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This article is about the technical definition of "spike". For information about the mechanic commonly incorrectly referred to as a spike, see meteor smash.
For the stage element, see Spike (stage element).
Ganondorf spiking Mario.
An image of Ganondorf's spike, during Wizard's Foot, in Melee.

A spike is an attack that sends the opponent downwards but cannot have its knockback interrupted via meteor cancelling. As a result, they are significantly more dangerous than the similar meteor smash. They have similar effects to meteor smashes when performed on grounded opponents; for example, they also cannot be crouch-cancelled.

In most games of the Super Smash Bros. series, there are no spikes — all attacks that hit downwards are meteor smashes. However, in Super Smash Bros. Melee, a technical oversight results in two types of downwards attacks — those that can be meteor cancelled, and those that cannot - the first group are meteor smashes, while the second group are spikes. Despite this clear distinction, many players erroneously use the term "spike" to mean "meteor smash" regardless of the game, referring to spikes as "true spikes" to reflect their inability to be cancelled.

Technical information[edit]

Attacks with angles outside of this range are not recognized as meteor smashes, and if they hit below what is considered a semi-spike trajectory, they are spikes.

In Melee, hitboxes that send opponents at an angle between 260 and 280 degrees are recognized by the game as meteor smashes. However, there exist some hitboxes that send opponents downward, but at a diagonal trajectory outside this angle window (for example, 290 degrees). As a result, the game does not recognize them as meteor smashes, and are thus unable to be meteor cancelled.

It is most likely due to the degree/angle they are sent at being akin to the volleyball strategy of the same name (instead of directly downward), is possibly why they are named as "spikes"; spikes in volleyball are also unable to normally be returned, in the same way spikes in Smash Bros. cannot be meteor cancelled.

In Brawl however, the angle window for what the game recognizes as meteor smashes was increased to being between 230 and 310 degrees, enough so to cover the downward diagonal trajectory the spikes in Melee had. As a result, the spiking hitboxes in Melee that retained their trajectories are recognized as meteor smashes in Brawl, and are capable of being meteor cancelled. Certain bosses in Brawl are able to launch opponents just outside the angle for meteor smashes.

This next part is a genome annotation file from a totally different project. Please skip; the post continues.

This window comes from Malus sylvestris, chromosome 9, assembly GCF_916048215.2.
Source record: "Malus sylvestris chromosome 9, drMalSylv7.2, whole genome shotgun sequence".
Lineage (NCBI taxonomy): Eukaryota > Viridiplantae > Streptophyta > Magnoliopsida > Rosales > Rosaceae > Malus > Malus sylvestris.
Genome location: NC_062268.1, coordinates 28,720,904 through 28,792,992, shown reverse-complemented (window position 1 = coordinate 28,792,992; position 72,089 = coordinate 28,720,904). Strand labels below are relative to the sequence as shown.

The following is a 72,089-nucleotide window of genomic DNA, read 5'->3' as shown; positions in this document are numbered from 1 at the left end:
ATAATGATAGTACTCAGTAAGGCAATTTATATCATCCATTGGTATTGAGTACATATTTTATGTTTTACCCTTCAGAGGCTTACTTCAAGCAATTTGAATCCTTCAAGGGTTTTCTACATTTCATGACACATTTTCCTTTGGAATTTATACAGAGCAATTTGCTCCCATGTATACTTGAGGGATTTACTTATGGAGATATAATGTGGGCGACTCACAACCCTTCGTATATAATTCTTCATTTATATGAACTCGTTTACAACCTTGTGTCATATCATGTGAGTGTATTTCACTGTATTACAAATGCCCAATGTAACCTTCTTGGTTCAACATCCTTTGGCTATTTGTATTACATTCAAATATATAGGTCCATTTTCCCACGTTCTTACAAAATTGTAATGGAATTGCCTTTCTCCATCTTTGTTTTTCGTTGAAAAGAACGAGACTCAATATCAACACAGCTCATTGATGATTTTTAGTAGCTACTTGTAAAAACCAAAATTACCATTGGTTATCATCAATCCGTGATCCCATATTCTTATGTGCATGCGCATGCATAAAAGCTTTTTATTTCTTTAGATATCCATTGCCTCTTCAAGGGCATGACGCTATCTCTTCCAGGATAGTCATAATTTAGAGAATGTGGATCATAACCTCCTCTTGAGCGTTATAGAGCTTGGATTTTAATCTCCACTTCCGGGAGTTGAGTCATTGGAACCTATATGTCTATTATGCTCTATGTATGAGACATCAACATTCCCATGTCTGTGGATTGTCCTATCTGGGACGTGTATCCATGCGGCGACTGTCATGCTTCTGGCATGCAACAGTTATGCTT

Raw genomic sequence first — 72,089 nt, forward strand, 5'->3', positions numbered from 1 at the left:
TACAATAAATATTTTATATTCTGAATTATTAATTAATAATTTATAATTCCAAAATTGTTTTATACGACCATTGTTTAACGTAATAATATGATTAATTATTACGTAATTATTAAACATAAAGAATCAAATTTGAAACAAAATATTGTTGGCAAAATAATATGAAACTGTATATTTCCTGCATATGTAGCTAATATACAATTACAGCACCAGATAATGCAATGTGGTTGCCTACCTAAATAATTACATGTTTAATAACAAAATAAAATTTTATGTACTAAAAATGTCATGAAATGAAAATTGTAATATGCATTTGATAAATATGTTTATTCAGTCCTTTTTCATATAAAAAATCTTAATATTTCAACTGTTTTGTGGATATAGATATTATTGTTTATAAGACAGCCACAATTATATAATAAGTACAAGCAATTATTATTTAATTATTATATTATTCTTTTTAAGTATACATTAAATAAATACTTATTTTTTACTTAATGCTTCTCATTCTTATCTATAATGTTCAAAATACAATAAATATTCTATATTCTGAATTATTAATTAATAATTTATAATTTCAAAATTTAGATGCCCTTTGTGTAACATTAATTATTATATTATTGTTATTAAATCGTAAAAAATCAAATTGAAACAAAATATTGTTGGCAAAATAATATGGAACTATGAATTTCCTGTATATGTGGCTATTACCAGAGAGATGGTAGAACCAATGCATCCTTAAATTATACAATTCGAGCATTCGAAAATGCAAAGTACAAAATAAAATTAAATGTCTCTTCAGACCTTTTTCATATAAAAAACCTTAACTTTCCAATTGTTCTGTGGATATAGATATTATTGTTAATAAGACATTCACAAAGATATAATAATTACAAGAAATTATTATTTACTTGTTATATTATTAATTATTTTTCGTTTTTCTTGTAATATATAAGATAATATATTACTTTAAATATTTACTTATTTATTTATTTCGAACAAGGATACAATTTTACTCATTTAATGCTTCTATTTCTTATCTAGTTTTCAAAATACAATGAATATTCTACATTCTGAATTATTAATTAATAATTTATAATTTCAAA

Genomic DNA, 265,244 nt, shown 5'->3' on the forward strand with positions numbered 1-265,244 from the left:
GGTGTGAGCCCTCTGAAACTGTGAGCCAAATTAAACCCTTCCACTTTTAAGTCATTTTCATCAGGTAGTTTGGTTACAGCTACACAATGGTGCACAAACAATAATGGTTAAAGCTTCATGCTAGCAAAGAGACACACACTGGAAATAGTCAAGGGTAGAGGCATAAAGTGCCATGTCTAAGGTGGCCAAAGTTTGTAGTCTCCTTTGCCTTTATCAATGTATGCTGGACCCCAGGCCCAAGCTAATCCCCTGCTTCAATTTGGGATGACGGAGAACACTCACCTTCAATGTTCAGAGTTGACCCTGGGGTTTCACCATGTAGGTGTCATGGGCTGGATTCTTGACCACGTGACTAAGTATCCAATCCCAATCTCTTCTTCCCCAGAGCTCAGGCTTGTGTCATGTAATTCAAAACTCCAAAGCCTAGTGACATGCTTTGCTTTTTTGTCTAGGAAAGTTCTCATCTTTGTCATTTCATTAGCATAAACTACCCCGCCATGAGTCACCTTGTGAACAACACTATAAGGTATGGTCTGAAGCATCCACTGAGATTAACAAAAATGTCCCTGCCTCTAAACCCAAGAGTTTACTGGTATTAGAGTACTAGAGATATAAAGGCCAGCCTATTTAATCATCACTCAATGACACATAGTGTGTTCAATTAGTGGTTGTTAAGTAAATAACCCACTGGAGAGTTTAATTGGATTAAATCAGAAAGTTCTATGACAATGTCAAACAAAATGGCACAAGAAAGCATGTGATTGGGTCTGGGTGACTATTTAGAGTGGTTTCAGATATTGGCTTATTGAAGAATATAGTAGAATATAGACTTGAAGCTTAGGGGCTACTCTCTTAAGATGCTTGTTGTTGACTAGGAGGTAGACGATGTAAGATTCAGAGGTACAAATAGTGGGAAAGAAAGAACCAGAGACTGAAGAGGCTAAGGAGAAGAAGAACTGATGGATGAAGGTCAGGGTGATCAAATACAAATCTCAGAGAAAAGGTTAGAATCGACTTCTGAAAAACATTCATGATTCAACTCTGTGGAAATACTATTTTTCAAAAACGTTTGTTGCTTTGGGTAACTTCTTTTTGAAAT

Spikes have the benefits of meteor smashes: knocking the opponent downward with gravity assisting the knockback. But they do so without the drawback of the opponent having the ability to completely negate the knockback with a jump or recovery move. As a result, spikes are extremely effective KO moves in edge guarding situations — recovering from even moderately powerful spikes is usually impossible above extremely low percents. Because of this, many smashers who main characters with practical spikes try to integrate spikes into play as often as possible.

List of spikes in Super Smash Bros. Melee[edit]

Characters with usable spikes[edit]

  • Captain Falcon - Down aerial; of its three hitboxes, the topmost of them produces the so-called nipple spike. This hitbox produces the most powerful spike in Melee, but its small size makes it impractical to use; while it can potentially be comboed into, the Knee is generally a more practical option as a combo finisher.
  • Falco - Down aerial; while the spike lasts for its entire duration in NTSC regions, only the first half of the attack spikes in PAL regions. The attack is powerful, effective, and is very easy to land due to its low start-up lag; the attack can also be easily comboed into from Falco's Shine, and it can act as a very effective combo starter on grounded opponents when used by itself. However, the attack's long duration makes it extremely risky to use offstage, due to Falco's high falling speed and poor recovery.
  • Fox - Down aerial, with all of its hits being spikes. The attack's spike properties, however, are extremely weak and uniquely have set knockback, making it almost impossible to KO with unless there is a significant handicap advantage on the opponent. However, this also makes the attack useful for comboing, especially on floaty characters. This move is notable for being the only "drill" spike.